A 71-year-old man with a history of diabetes, hypertension, and CKD is in the ICU for septic shock secondary to a urinary tract infection. The patient has a complicated psychiatric and social history that includes posttraumatic stress disorder, depression, and generalized anxiety disorder in the setting of homelessness. He currently complains of severe anxiety to the point that he has not been able to get any rest since being admitted. He says that he takes some medication for his anxiety and sees a psychiatrist for it sporadically. You order a one-time dose of alprazolam 0.5 mg PO. One hour later, the nurse pages you and states that the patient has become overly sedated.
What is the most likely pharmacokinetic explanation for why this medication produced an exaggerated clinical effect in this patient with CKD?A. With lowered protein binding in CKD, there is an increase in the free fraction of alprazolam, potentiating its clinical effect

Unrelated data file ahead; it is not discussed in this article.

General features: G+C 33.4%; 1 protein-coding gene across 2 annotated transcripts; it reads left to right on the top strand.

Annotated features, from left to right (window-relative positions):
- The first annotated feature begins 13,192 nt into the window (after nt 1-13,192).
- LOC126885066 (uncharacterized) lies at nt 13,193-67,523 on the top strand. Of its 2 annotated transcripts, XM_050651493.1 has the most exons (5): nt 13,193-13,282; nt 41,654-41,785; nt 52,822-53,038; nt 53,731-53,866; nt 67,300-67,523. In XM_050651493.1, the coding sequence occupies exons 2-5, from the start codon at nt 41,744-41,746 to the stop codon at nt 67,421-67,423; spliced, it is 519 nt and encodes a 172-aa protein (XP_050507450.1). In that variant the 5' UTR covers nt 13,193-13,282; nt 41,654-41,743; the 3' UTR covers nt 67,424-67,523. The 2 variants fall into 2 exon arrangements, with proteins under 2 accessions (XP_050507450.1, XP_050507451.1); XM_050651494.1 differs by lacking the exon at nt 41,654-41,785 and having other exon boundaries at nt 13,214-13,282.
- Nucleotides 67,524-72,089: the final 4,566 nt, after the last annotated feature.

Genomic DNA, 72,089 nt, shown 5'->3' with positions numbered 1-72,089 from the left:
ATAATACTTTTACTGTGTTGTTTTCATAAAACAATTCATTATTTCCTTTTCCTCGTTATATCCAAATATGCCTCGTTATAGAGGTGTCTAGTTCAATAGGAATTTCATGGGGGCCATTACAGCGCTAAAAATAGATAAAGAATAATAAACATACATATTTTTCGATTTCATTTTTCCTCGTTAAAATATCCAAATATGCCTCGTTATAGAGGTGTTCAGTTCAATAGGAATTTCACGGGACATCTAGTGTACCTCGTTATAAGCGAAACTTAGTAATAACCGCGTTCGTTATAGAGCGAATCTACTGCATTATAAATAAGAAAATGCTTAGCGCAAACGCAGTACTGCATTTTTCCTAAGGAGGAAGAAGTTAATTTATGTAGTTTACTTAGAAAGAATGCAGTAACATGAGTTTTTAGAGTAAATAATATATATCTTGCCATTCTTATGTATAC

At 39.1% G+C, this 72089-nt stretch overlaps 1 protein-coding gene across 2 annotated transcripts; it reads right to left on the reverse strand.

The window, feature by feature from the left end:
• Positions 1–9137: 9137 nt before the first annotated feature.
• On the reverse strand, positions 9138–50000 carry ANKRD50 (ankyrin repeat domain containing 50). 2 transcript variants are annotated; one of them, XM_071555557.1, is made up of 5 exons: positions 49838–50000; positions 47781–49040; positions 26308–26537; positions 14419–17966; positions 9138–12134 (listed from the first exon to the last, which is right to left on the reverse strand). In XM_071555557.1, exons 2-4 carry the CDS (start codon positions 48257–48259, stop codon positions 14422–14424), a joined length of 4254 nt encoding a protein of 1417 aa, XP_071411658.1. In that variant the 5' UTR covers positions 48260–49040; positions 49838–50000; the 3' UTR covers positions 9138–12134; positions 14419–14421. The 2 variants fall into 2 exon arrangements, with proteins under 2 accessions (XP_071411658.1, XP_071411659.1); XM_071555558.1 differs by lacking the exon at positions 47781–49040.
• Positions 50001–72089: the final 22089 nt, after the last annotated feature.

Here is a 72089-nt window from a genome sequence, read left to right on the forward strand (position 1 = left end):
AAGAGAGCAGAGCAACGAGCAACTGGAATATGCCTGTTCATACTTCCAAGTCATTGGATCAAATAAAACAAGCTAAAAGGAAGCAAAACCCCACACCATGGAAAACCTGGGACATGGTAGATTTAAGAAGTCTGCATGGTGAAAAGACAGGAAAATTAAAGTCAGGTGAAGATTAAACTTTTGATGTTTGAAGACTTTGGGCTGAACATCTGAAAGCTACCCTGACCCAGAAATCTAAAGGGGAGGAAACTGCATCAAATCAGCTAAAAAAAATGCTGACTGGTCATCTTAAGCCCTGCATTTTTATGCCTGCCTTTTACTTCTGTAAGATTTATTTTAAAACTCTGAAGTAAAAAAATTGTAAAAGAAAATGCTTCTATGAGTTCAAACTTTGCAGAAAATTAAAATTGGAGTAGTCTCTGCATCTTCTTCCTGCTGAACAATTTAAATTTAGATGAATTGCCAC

Correct Answer: A
Benzodiazepines are GABAA agonists that can be used for anxiolysis. They are primarily metabolized by the liver-hepatic oxidation and reduction (by cytochrome P450) and glucuronide conjugation. Subsequently they undergo renal elimination.
In patients with CKD, there is usually an increase in volume of distribution and lowered protein binding. Benzodiazepines are highly protein bound molecules. With less protein binding, there is an increased free fraction of the benzodiazepine available to exert clinical effects. This likely explains why alprazolam has been shown to have more sedative effects in CKD patients compared with those without renal disease. If one were to administer an infusion of a benzodiazepine, however, the accumulation of metabolites due to compromised renal clearance would be another way in which CKD patients may experience a more dramatic clinical effect from benzodiazepines.